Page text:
- Boondocking, also known as dry camping, on The Bureau of Land Management Public lands (BLM). Boondocking is living independently without amenities typically offered at campgrounds. In the west primarily, there are 264 million acres of public lands which offer free boondocking opportunities. If you want to travel west or already live in the west, boondocking on BLM land for free means you could put a serious dent in lowering your monthly living expenses. The trade-off for living on this free land, however, is that you will need to find places to fill your RV water reservoir or devise a rainwater collection and filtration system, dump your black water (waste) tank, and generate electricity for your needs (generator or solar panels).
- Overnight Boondocking at stores, parking areas, truck stops, or permissible rest areas. With permission, select box stores, parking areas, truck stops, pull-offs, or rest areas permit short-term, overnight RV parking. Stores and stops sometimes include Walmart, Cabela’s, and Flying J’s, among others. The key is to ask permission before you decide to stay overnight. If you see no camping or no overnight parking signs, observe the rules or else you could get a 1am knock on your RV door, towed, or worse.
- Camping in National Parks. National Parks offer low-cost camping. A limitation of National Parks camping, however, is that popular campsites can book up months ahead of time and you may need advance reservations. There are usually restrictions on how long you can stay in one spot as well, usually 14 days.
- Camping in State or Local Parks. Staying in state or local parks, such as city parks, can offer low cost RV camping, sometimes as low as $13-15 per night. Such stays can sometimes include utilities, but may also be limited to dry camping, but with common areas to fill your water tank or dump your tanks.
- Camping Club Memberships. Camping clubs, such as Thousand Trails (TT), can be worth the upfront or monthly expense to join if you want to score cheap camping or keep your monthly camping site budget predictable, fixed, or low. For example, TT allows you to purchase zones, depending on where you plan to travel or camp. With the purchase of a zone, members often get 30 days of free camping and then pay a few dollars per night after that to camp at a TT park. The only catch with camping club memberships is that there can be restrictions and you will typically be locked into a contract.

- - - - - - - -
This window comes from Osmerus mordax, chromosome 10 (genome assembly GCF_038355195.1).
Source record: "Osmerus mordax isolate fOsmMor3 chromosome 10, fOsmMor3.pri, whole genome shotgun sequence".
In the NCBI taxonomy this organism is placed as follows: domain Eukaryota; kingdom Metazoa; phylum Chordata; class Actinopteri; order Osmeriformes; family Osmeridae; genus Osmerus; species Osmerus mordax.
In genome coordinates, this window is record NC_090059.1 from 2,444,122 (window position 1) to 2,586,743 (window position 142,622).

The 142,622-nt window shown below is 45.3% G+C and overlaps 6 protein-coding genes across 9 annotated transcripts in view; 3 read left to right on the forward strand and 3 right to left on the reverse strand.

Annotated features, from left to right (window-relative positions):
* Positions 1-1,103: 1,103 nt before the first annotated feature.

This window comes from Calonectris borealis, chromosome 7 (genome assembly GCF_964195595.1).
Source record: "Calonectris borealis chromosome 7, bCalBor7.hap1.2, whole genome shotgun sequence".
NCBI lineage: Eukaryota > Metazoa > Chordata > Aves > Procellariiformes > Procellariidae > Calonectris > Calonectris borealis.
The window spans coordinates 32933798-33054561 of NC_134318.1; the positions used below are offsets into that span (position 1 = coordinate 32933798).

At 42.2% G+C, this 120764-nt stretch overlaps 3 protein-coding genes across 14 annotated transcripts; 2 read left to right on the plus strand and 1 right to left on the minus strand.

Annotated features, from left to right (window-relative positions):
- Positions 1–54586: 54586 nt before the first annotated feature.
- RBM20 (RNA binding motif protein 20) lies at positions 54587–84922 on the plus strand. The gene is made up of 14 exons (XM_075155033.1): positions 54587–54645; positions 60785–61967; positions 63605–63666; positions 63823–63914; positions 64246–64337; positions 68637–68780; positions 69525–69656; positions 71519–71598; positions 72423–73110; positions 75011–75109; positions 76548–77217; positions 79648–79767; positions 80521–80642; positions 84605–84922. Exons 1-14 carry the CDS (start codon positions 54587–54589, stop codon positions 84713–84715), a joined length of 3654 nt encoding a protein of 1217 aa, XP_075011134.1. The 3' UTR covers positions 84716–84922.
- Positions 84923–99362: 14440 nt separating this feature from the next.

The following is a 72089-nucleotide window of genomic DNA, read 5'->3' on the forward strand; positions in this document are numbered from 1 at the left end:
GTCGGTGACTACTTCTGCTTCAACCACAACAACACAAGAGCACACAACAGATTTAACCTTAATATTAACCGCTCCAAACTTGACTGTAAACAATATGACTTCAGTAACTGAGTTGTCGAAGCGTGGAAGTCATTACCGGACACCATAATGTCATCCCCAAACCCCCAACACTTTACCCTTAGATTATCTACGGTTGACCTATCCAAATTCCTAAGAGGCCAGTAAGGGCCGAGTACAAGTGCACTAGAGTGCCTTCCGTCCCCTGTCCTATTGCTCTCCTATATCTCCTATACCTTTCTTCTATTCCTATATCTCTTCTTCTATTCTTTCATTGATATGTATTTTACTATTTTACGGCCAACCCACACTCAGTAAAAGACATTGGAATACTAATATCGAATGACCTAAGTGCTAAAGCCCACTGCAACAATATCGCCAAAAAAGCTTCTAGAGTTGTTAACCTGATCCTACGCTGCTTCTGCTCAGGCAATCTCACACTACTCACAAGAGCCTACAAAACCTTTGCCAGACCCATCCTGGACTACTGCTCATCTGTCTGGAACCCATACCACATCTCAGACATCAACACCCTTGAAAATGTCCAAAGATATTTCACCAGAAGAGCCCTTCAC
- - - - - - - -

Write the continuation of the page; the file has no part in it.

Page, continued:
- Campground Card Discounts. Certain memberships will earn you major or small campground discounts. For example, Good Sam or AAA membership can get you discounted stays at some campgrounds. Other club members might get you 50% off weekly or monthly stays.
- Deal Sites. Sometimes cheap camping deals can be found on popular deal site websites such as Groupon. Keep your eyes open for deals as they aren’t always around, but when you see a deal offered you will want to jump on it!
- Long Term Campground Stays. Willing to stay parked at the same campground for a week, month, three months, or entire season? At many campgrounds, the longer you stay, the cheaper your per night rate becomes. Even better, utilities are often included in monthly stays, meaning for a low monthly rent you may be able to park your RV at a great site, and get electric/water and even cable included in your rent.
- Exchange sites. For a nominal annual fee, some online memberships, such as Harvest Hosts, allow you to park for free at farms or vineyards for an overnight or longer, in exchange for your small purchase at the farm or vineyard farmstand. Other membership online programs will allow you to boondock for free in another’s yard or driveway, if you offer up your own yard or driveway.
- Crashing with Friends or Family. What are friends and family for, right? If your friends or family are willing, you might be able to score free or nominal RV parking/rent for a short or extended period of time. Drawbacks include having to deal with family/friends if there are issues about your stay or overstaying your welcome, lack of water/sewer connections or having to create them, and possible zoning issues depending on the location/town/city.
What did I miss? Have any other ways you can live in your RV for free or nearly free to share? If so, I would love to hear from you!